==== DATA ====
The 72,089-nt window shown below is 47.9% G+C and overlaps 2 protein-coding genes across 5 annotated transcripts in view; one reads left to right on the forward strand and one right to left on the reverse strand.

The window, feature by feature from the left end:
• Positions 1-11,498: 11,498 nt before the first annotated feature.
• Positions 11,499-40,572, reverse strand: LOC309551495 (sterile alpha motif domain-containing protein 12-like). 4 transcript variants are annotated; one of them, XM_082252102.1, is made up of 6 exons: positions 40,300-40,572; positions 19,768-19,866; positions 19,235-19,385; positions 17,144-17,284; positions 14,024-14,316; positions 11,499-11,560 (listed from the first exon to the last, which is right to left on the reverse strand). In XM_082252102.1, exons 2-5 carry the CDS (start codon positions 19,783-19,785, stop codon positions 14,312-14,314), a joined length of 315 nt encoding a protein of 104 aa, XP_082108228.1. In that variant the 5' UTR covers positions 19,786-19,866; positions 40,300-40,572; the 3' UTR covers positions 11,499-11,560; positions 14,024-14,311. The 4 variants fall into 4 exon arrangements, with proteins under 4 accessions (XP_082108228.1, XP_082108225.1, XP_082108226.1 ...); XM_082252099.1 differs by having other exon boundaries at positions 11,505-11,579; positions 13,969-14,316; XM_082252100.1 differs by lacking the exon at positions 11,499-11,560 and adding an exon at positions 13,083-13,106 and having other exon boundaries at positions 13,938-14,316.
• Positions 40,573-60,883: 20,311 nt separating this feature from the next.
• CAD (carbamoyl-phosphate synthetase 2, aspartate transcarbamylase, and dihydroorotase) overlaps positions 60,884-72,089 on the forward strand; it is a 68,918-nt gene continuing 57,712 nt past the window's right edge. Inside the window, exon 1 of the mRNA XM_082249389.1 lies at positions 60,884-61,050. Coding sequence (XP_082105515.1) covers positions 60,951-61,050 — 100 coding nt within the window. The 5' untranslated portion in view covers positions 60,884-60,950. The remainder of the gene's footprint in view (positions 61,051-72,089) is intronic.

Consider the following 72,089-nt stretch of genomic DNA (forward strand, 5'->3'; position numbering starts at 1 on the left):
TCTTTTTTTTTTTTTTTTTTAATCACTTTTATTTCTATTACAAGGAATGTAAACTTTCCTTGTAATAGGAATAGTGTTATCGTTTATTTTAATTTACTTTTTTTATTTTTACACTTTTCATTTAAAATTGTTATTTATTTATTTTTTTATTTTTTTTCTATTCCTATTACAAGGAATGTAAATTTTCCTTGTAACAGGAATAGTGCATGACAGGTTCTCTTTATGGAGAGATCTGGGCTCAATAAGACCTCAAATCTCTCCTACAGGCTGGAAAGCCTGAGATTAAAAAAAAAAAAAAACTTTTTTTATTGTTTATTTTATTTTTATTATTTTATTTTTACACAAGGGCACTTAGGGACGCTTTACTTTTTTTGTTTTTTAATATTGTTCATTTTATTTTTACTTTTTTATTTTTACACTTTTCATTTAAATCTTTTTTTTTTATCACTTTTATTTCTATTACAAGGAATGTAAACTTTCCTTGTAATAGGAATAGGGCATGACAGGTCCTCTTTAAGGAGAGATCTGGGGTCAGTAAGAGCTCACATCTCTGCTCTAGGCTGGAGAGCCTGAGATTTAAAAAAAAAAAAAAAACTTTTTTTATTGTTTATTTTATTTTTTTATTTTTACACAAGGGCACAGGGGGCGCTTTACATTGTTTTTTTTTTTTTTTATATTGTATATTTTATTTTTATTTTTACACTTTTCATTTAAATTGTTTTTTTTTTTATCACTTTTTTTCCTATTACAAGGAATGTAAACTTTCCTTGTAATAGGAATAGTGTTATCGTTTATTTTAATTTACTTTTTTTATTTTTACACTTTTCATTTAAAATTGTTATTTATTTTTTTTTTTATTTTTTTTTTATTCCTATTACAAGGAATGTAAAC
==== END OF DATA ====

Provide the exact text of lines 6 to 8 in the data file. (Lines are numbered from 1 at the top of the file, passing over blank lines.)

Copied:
• CAD (carbamoyl-phosphate synthetase 2, aspartate transcarbamylase, and dihydroorotase) overlaps positions 60,884-72,089 on the forward strand; it is a 68,918-nt gene continuing 57,712 nt past the window's right edge. Inside the window, exon 1 of the mRNA XM_082249389.1 lies at positions 60,884-61,050. Coding sequence (XP_082105515.1) covers positions 60,951-61,050 — 100 coding nt within the window. The 5' untranslated portion in view covers positions 60,884-60,950. The remainder of the gene's footprint in view (positions 61,051-72,089) is intronic.

Consider the following 72,089-nt stretch of genomic DNA (forward strand, 5'->3'; position numbering starts at 1 on the left):
TCTTTTTTTTTTTTTTTTTTAATCACTTTTATTTCTATTACAAGGAATGTAAACTTTCCTTGTAATAGGAATAGTGTTATCGTTTATTTTAATTTACTTTTTTTATTTTTACACTTTTCATTTAAAATTGTTATTTATTTATTTTTTTATTTTTTTTCTATTCCTATTACAAGGAATGTAAATTTTCCTTGTAACAGGAATAGTGCATGACAGGTTCTCTTTATGGAGAGATCTGGGCTCAATAAGACCTCAAATCTCTCCTACAGGCTGGAAAGCCTGAGATTAAAAAAAAAAAAAAACTTTTTTTATTGTTTATTTTATTTTTATTATTTTATTTTTACACAAGGGCACTTAGGGACGCTTTACTTTTTTTGTTTTTTAATATTGTTCATTTTATTTTTACTTTTTTATTTTTACACTTTTCATTTAAATCTTTTTTTTTTATCACTTTTATTTCTATTACAAGGAATGTAAACTTTCCTTGTAATAGGAATAGGGCATGACAGGTCCTCTTTAAGGAGAGATCTGGGGTCAGTAAGAGCTCACATCTCTGCTCTAGGCTGGAGAGCCTGAGATTTAAAAAAAAAAAAAAAACTTTTTTTATTGTTTATTTTATTTTTTTATTTTTACACAAGGGCACAGGGGGCGCTTTACATTGTTTTTTTTTTTTTTTATATTGTATATTTTATTTTTATTTTTACACTTTTCATTTAAATTGTTTTTTTTTTTATCACTTTTTTTCCTATTACAAGGAATGTAAACTTTCCTTGTAATAGGAATAGTGTTATCGTTTATTTTAATTTACTTTTTTTATTTTTACACTTTTCATTTAAAATTGTTATTTATTTTTTTTTTTATTTTTTTTTTATTCCTATTACAAGGAATGTAAAC